A tall, slim dancer commands the attention of everyone in his immediate area in the entrance of downtown LA’s Union Station. He’s rehearsing for Invisible Cities, an experimental opera collaboration between Yuval Sharon’s The Industry and Benjamin Millepied’s L.A. Dance Project, which premieres Saturday at the stroke of 7 pm.
Falling, sliding, lunging and flailing, the dancer executes large movements in a designated small space. Suddenly, another dancer gallops briskly by the first company member, hands flapping wildly, scratching his head and neck, keeping to his own rhythm. But he doesn’t stop. He heads out the main doors and into the night because, in fact, he is not a cast member. In retrospect, he was one of the eccentrics who frequent Union Station, one of the many characters who will make this innovative production even more interesting and challenging.
“From the beginning of the concept [of Invisible Cities], I wanted the piece to feel like an invisible layer of what is already among the reality of Union Station,” says Sharon, director of Invisible Cities and artistic director of The Industry, an LA-based nonprofit that aims to expand the traditional definition of opera and explore new paradigms for interdisciplinary collaboration. “The idea that there is a really eclectic, wild mix of personalities, characters, costumes, activities — that’s a major theme of the performance.”
Union Station is gorgeous to look at, combining Dutch Colonial Revival architecture with Mission Revival and Streamline Moderne style. But it’s a far stretch from, say, New York City’s Grand Central Station. Though the two stations serve the same purpose, Grand Central is almost always packed with travelers. Union Station has that atmosphere at times, but more often, it feels stagnant, like a resting place for the less fortunate who have nowhere else to go. Travelers alternate with down-and-out locals, who are sleeping or just hanging out, on the main lobby seats. During rehearsals, without costumes, the cast of Invisible Cities blends in with the masses as the singers walk slowly around the station or when Ashley Faatoalia, who plays Marco Polo, sits at a table at Traxx Restaurant as part of the performance.
It’s easy to pick out the performers because they’re wearing headphones and have serious-looking people who look like production assistants following them. But, otherwise, the cast members look like they too could be waiting to catch a train or just whiling away the hours.
Sharon appears to be in command at each rehearsal. He has headphones, but also a handheld mic. The singers have wireless mics in front of their mouths and headphones to hear the music. When Sharon calls a cue, the singers begin to rehearse a section, stopping when they hit a technical snag or if the director has notes. He’s juggling a lot: the cast, the sound, the public. Once in a while, the whole creative team — director, composer (Christopher Cerrone), singers, production assistants, sound engineers — huddle together.
It’s a little bit of controlled chaos in this large area of busy activity. People stop to tell the singers how pretty their voices are. A production assistant has to politely explain that they’re rehearsing and hands them a flyer with show information. The loudspeaker blares out that the 8:45 pm train to Riverside is leaving in 20 minutes on track nine. Onlookers gather in random areas, making it more difficult for the singers to move freely. They have to adjust, weaving through the rooms and courtyards.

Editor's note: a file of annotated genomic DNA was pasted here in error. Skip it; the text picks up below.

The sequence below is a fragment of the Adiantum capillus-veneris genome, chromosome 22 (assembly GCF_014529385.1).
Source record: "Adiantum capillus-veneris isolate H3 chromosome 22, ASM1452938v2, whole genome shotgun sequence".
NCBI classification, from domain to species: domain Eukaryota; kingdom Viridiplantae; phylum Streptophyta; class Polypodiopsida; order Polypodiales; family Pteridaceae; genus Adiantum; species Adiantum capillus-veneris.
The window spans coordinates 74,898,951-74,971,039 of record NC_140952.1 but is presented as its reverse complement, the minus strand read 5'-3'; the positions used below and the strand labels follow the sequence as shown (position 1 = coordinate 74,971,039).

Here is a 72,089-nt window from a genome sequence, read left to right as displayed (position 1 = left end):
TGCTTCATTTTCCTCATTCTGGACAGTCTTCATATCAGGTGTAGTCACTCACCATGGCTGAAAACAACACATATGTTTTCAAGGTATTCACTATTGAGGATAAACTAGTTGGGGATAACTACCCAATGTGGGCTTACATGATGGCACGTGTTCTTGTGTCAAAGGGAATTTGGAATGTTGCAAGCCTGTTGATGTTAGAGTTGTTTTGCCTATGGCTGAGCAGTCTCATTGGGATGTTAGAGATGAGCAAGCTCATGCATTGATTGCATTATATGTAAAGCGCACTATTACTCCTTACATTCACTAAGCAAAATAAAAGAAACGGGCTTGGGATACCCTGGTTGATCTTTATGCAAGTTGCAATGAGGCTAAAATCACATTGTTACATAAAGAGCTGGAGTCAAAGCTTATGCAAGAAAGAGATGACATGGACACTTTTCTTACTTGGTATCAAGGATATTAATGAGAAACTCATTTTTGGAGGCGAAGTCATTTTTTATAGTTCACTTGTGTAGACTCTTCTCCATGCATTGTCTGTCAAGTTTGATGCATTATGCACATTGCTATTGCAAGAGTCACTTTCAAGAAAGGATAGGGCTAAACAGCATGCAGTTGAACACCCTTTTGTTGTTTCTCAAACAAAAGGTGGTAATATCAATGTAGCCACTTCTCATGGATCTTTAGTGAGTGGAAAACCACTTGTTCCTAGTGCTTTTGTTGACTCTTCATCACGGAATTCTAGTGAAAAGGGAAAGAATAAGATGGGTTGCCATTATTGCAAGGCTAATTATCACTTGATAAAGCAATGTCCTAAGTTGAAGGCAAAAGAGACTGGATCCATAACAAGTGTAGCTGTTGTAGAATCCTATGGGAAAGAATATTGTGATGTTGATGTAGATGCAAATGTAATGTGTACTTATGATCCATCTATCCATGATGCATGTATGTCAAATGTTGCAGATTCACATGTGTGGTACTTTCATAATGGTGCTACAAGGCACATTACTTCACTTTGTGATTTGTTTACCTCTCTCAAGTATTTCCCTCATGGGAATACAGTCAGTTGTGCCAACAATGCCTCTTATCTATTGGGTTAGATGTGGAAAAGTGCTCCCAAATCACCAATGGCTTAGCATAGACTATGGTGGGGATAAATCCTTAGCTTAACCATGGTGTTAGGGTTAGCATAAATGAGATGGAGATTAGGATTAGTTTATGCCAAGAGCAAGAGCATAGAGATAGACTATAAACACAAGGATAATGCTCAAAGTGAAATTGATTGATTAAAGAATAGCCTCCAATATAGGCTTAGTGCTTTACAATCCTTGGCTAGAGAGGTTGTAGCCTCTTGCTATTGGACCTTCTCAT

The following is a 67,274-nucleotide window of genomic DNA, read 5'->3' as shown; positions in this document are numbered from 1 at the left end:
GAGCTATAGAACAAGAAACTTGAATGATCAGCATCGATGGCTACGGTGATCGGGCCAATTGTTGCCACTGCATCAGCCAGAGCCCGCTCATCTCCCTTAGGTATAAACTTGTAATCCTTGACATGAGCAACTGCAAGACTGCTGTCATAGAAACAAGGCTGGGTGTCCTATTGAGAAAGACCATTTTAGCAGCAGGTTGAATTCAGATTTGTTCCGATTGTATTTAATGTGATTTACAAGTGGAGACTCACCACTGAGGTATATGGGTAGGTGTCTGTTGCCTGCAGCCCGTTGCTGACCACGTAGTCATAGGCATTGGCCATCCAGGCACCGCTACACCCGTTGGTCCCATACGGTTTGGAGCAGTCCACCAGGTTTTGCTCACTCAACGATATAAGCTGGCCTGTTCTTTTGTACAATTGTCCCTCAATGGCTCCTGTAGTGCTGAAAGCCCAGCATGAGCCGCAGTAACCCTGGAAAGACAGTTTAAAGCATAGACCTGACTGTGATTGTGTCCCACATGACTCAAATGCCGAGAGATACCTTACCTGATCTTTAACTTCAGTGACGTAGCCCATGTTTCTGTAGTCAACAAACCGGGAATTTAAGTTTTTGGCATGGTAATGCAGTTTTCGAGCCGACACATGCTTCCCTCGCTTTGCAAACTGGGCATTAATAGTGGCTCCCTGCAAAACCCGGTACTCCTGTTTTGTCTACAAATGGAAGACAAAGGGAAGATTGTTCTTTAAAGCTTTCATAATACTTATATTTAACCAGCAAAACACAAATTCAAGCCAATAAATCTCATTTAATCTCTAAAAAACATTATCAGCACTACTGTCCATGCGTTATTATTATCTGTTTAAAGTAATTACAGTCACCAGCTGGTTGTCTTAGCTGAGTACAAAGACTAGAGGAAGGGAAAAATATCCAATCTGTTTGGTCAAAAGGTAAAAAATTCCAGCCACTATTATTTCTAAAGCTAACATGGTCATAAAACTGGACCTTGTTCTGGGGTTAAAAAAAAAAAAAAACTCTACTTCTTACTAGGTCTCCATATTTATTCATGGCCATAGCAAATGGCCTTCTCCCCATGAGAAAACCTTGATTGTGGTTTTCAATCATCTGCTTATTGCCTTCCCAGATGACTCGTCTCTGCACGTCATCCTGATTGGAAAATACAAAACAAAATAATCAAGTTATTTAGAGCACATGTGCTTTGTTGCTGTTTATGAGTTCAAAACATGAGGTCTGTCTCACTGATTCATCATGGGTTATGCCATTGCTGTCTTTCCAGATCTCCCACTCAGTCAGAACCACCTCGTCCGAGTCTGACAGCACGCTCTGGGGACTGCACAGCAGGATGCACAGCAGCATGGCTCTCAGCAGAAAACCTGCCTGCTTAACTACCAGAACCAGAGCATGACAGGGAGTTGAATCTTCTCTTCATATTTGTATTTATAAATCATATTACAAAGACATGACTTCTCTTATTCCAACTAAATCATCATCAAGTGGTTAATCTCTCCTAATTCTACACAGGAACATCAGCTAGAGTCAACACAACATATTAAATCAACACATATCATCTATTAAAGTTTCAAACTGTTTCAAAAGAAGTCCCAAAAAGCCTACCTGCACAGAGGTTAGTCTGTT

Then there are the people who mimic the singers, blurting out off-key words, or leaping in the air, copying what they see the dancers doing. The actors can’t break character, but they often have a smile creeping up in the corner of their mouths or they just outright giggle at the goofiness.
During the performance of Invisible Cities, for 70 minutes audience members will wear wireless Sennheiser headphones, which pipe in a mix of the singers’ voices with pre-recorded and live music from an 11-person orchestra housed in the Fred Harvey Room (formerly a restaurant with a magnificent Native American-meets-art deco design theme). A stage management team is on hand to make sure the audience members’ headphones are working throughout the entire performance and to hover around the singers and dancers to answer any bystander questions and prevent any interference. Those who aren’t wearing headphones might see a singer and hear the individual’s voice, but they won’t comprehend the interconnectedness of the work as a whole.
On an average Tuesday at Union Station, a man shuffles in the courtyard with his pants at his knees and a teenager walks down the main corridor with a live pet cat perched on his baseball cap. This is the colorful environment in which the actors, dancers and singers perform Invisible Cities, which is based on Italo Calvino’s novel about the meeting of the emperor Kublai Khan with the explorer Marco Polo, where Khan orders Polo to report on the cities in his empire.
Wednesday, October 2, is the first of seven rehearsals at Union Station after months of planning and preparation. The following Friday, at the second rehearsal, just the singers are mapping out a scene titled “Venice.” Ashley Knight, Delaram Kamareh, Maria Elena Altany, Stephen Anastasia and Cale Olson join Ashley Faatoalia (Marco Polo) and Cedric Berry (a wheel chair-using Kublai Khan) as they all wander around inside the station and outside in the courtyards, singing the word “Marco” into the sky.
People watch them curiously. Berry, as Khan, wheels by a group of college-age students. He’s singing into his mic. Everyone in his vicinity hears a subtle, soft murmur. One guy imitates Berry, pretending to be an opera star, singing at a high pitch, hands swinging in the air and mouth stretched wide open. His circle of friends chuckle. They have no idea what’s going on. Maybe they think Berry is a weary traveler or a strange LA local. They aren’t aware that there are many other singers meandering around other parts of Union Station singing the same word.
“Marco Polo tells Kublai Khan that every city he’s ever visited is basically just a representation of his hometown of Venice,” says Sharon, who was recently selected as one of the three finalists for Center Theatre Group’s 2014 Richard E. Sherwood Award. “In that scene [“Venice”], Marco is being called by the chorus as if it’s this nostalgic call from his hometown. Chris wrote those voices in this beautiful cascade. That entire scene is built like a cascade of sound. Everyone will hear it perfectly in their headphones, but if they’re in the station, they’ll hear these beautiful, perfectly sung almost-like bells scattered through the space.”